The Radeon VII: AMD squeezes its transistors to re-enter high end

New 7nm GPU falls short in price/performance

Robert Dow

AMD has released its latest Vega 20 GPU and Radeon AIB implementation the Radeon VII, a 3840 shader (60 Vega compute units) with 16 GB of HBM2 RAM, for $699. The new AIB uses 300 watts which is 40% more than the RTX 2080 and goes a long way towards explaining why it has three fans compared to RTX’s two. It also has 30% more cores than the RTX.

AMD’s new Vega Radeon VII AIB (JPR)


Radeon Vll will modify its clocks dynamically in response to different workloads to achieve the optimal mix of performance, power draw, and thermals. Users can expect to see a broader range of operating clocks and quicker transitions between clock speeds while gaming than in prior Radeon GPI-Js. These transitions happen automatically and should be transparent to the end user, but they will be evident in monitoring tools like Radeon WattMan.

AMD says the 7nm process technology allowed them to deliver increased performance, and to shrink the Vega GPU die from 495mm2 to 331mm2, enabling them to add an additional two stacks of HBM2 memory (2X the memory of the Radeon RX Vega 64 graphics card) with up to 1TB/s Bandwidth.

AMD Radeon RX compared to the Vega 64.

AMD Radeon  RX compared to the Vega 64


We ran a battery of tests on the new AIB as well as an Nvidia RTX 2080 and AMD’s previous generation AIB, the Radeon Vega 64. 

For synthetic benchmarks we ran six tests: 3DMark Timespy, FireStrike Extreme, Unigine Superposition 4K, PC Mark, GFX Bench DX 12, and GFX Bench Vulcan. For games we used four programs: Shadows of TombRaider (4K Highest pre-set), Deus EX Mankind Divided (4K Ultra pre-set), Hitman 4K, and Final Fantasy 4K High. We also included 2560×1440 test data for Hitman, Deus EX MD as well and Shadows of Tomb Raider

Averaging the scores of all the benchmarks and games the VII outperformed the Vega 64 by 21% as would be expected, and was just -3% less than the RTX 2080, which was better than expected. However, on the average of the FPS, the VII was only 12% better than the Vega 64, and -16% of the RTX 2080.

Comparison of benchmark FPS and scores


When price and power consumption are added to the comparison to generate a Pmark, the Radeon VII doesn’t stack up so well. Coming in 40% less than the Vega64, and 27% less than the RTX 2080 using the average of all benchmark scores. Calculating the Pmark using FPS, the Radeon Vii comes in 56% lower than the Vega 64 and 43% below the RTX 2080, as shown in the following chart.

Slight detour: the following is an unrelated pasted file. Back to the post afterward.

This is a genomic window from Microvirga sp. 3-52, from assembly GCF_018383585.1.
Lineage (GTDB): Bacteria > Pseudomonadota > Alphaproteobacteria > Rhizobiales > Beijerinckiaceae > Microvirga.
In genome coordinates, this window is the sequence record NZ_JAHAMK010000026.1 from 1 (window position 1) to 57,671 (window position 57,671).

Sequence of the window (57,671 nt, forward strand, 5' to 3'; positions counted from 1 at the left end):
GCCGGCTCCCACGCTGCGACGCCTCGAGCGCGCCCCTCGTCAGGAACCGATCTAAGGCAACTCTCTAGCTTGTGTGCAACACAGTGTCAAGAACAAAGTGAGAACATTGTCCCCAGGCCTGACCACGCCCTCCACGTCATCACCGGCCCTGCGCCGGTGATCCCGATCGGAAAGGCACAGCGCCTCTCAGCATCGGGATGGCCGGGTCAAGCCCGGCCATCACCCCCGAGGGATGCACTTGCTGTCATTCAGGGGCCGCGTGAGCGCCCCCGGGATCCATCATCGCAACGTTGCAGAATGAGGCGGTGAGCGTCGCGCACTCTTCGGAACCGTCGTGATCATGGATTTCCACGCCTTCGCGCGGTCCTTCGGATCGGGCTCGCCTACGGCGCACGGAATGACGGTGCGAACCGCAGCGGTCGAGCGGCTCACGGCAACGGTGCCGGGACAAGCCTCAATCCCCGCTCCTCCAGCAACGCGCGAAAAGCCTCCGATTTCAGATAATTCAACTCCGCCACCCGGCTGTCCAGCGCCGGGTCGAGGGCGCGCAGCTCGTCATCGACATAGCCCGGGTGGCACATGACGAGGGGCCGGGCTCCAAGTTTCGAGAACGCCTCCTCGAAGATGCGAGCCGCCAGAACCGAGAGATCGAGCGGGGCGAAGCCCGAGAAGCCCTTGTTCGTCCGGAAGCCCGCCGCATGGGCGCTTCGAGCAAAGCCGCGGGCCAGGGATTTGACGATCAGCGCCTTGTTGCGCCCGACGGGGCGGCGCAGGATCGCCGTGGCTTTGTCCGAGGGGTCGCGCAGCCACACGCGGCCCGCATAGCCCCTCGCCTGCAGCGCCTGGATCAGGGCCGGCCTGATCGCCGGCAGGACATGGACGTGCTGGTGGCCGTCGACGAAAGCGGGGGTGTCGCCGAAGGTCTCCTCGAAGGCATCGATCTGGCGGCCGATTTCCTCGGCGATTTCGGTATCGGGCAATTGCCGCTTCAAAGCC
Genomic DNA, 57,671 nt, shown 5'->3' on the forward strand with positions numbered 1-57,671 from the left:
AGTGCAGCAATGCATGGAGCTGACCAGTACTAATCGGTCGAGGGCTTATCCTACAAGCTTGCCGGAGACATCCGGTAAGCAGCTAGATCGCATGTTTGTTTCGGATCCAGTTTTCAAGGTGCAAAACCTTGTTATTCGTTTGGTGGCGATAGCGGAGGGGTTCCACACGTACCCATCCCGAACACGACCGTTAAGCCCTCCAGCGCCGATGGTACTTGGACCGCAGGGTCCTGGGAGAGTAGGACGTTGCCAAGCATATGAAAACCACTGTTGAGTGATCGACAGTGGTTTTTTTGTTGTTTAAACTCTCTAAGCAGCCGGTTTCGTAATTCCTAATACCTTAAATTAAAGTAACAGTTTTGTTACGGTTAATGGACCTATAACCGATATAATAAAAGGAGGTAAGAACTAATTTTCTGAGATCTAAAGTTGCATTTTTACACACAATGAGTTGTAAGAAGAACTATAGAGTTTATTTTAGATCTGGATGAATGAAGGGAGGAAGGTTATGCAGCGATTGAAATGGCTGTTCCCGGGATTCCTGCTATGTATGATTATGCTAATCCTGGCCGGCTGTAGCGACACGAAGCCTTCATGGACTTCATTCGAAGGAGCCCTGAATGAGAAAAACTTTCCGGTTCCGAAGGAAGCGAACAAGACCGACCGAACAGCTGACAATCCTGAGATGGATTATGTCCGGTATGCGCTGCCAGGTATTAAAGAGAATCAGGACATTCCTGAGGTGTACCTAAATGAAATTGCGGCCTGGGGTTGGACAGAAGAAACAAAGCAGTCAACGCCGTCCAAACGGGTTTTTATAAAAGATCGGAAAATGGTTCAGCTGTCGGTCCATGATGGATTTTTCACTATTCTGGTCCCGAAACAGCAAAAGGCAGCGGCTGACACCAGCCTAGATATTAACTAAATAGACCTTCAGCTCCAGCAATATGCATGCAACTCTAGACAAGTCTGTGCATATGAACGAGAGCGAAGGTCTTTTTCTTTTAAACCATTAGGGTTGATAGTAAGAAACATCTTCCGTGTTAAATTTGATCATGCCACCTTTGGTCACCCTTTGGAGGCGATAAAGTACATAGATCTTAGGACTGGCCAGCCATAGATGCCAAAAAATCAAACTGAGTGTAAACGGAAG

Comparison of Pmark scores


At 1440, the Radeon VII came closer to the RTX 2080 in performance score and FPS, as illustrated in the following charts.

Comparison of GFX bench scores and FPS at 1440


The larger power consumption of the Radeon VII kept its Pmark score at 1440 below the RTX2080 and Vega 64 in both average score and FPS, as the following charts indicate.

Comparison of benchmark FPS and score at 1440


We also looked at the difference between the Vulkan API and the DirectX12 API performance using GFX Bench, and found the RTX 2080 DirectX 12 scores to be higher in score and FPS, but the AMD AIBs did better with Vulkan in scores, but mixed results with FPS.

Comparison of DirectX 12 to Vulkan APIs using GFX Bench


The conclusions are for maximum FPS one would want to sue a Vulkan driver with an AMD Radeon VII, if the game supported it, and if the overall score was important then and RTX 2080 with DirectX 12 driver would be the choice.

The AIB has an impressive 115 GP/s fill rate, and a peak texture fill rate of 432 GT/s. 

With regard to the 16 GB of RAM, which some might think is overkill, AMD points out that games are eating more and more RAM every generation, and provided the following table to illustrate the point.

Memory load of some popular games


AMD further comments about a graphically challenging scene in Far Cry 5 showed frame-time spikes that were much larger and significantly more frequent on the 8GB graphics card, while the 16GB graphics card maintained a much smoother delivery of frames.

What do we think?

The Radeon VII is a 13.2 million transistor shrink of the 5th Gen GCN architecture with its double precision floating point 64 engine removed, hence it gets almost 14 TFLOPS. 

The 16 GB of HBM2 is impressive for its size, and speed — 1 TB/s memory bandwidth. AMD puts the VI as 1.3x faster than its predecessor the Vega 64 which isn’t anything we could reconcile in terms of FPS, score or clocks. 

The use of 7nm processing the manufacture of the Radeon Vega seven GPU is just the first offering by AMD of such tiny transistor designs. AMD’s CEO Lisa Su said gaming growth will be driven by new products. “We would see that as we go through this year and with our Radeon 7 launch, as well as our Navi launches on the gaming side.” 

AMD has gotten a lot of mileage out of the GCN generation but it AMD’s heroic work going to 7nm deserves a new architecture; Navi is on the way.